Monday, November 28, 2022

Hazardous Goods

MSC accepts all costs for cleanup of MSC Zoe containers overboard – update 06.01.2019

MSC has reassured authorities and members of the public in the Netherlands and Germany that the company will pay the full costs of the clean-up of the 2 January MSC Zoe container spill..

MSC Zoe containers overboard – update 05.01.2019

Here is an update as of 05.01.2019 about the status of the MSC Zoe and the over 270 odd containers that went overboard..

MSC Zoe containers overboard – update 04.01.2019

Here is an update about the status of the MSC Zoe and the over 270 odd containers that went overboard..

2019 claims its first casualty of containers going overboard

Barely a day into the new year, 2019 has already claimed its first casualty in terms of containers lost at sea..

MSC Zoe, a 396m long containership capable of carrying 19,224 TEU was the unfortunate ship which got caught in heavy seas between Vlieland, Netherlands and the German Bight in the North Sea on New Year’s Day as per the Dutch Coastguard..

Although the exact number is to be verified, the coastguard is indicating that as much as 270 odd containers may have gone overboard in tough weather conditions..

The process of hazardous cargo approval, acceptance and shipment

On this blog there are many articles relating to hazardous goods or dangerous goods, various types of hazardous cargoes and other information relating to the shipping of this special cargo..

It all begins with a hazardous cargo approval and in this article, I will explain how the hazardous cargo approval and cargo acceptance process works between the customer and the shipping line..

It is imperative that the shipper and all parties involved in the transportation of hazardous goods follow the due processes for the acceptance of hazardous cargo and do due diligence before approval of hazardous cargo as many lives depend on this..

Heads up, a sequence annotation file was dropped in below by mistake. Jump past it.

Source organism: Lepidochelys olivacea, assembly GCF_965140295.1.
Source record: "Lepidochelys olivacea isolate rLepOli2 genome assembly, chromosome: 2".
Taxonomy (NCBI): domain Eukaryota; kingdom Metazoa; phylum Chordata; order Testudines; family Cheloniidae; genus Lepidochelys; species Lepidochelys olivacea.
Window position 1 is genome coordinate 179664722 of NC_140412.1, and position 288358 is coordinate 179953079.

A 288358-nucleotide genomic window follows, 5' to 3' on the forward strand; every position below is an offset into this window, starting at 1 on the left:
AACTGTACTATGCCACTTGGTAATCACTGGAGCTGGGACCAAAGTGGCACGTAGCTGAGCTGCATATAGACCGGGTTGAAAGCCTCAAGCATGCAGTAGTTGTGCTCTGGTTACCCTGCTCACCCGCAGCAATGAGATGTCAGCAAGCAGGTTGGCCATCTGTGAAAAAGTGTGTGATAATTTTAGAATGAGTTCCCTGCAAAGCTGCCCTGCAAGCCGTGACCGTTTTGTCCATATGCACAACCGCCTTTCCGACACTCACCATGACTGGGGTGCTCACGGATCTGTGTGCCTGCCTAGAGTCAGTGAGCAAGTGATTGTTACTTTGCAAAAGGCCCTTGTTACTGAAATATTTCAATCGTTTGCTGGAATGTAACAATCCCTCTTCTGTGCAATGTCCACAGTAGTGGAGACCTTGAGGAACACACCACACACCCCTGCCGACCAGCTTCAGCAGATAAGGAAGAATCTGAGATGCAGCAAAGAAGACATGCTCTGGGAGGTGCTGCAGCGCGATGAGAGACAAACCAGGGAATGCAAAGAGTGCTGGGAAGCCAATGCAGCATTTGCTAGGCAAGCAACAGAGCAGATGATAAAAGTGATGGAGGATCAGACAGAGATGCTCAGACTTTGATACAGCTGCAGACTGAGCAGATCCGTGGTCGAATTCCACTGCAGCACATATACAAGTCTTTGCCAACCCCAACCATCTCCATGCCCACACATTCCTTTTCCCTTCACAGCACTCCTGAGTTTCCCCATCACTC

Lessons learnt from Maersk Honam fire

On the 6th of March 2018, Maersk Honam, one of Maersk's ultra-large containership caught fire while en-route from Singapore to Egypt, in the Arabian Sea..

Five crew members perished in this incident which was one of several containership disasters that have happened in recent history..

Learning from these lessons, Maersk Line announced that after a thorough review of current safety practices and policies in the stowage of dangerous cargo, they implemented a set of new guidelines called Risk Based Dangerous Goods Stowage to improve safety across its container vessel fleet..

Shipper and Container Operator liable for explosion on MSC Flaminia

On the 14th of July 2012 a container ship MSC FLAMINIA operated by MSC was en route from Charleston in the USA to Antwerp in Belgium..

A cloud of smoke began emerging from Hold 4 which was noticed by the crew who promptly commenced fire fighting measures by releasing CO2 (Carbon Di-Oxide) to suppress it..

While the crew were working on extinguishing the blaze, an explosion occurred.. 3 crew members perished as a result of this incident and several others were injured..

The disaster that occurred on the MSC Flaminia is just one of several containership disasters that have happened in recent history, including containers lost at sea and disasters relating to hazardous goods..

US District Court for the Southern District of New York has named Louisiana-based Deltech (Shipper) and Stolt-Nielsen’s Stolt Tank Containers (Container Operator) as liable parties for explosion on MSC Flaminia..

8 points to consider before you sign a bill of lading

To the casual onlooker, signing a bill of lading may be a routine, day to day mundane job done by many people across the world.. But the fact is that there are several technicalities to be considered before signing a bill of lading..

It is important to understand that the person signing the bill of lading acknowledges the details recorded on the bill of lading.. Any bill of lading signed with the knowledge of misrepresented facts may be considered to be a fraudulent document and may result in legal consequences for the signatory..

If you are a bill of lading signatory, here are 8 points that you need to consider before signing a bill of lading.. It may be a bit of a long read, but worth it.. 🙂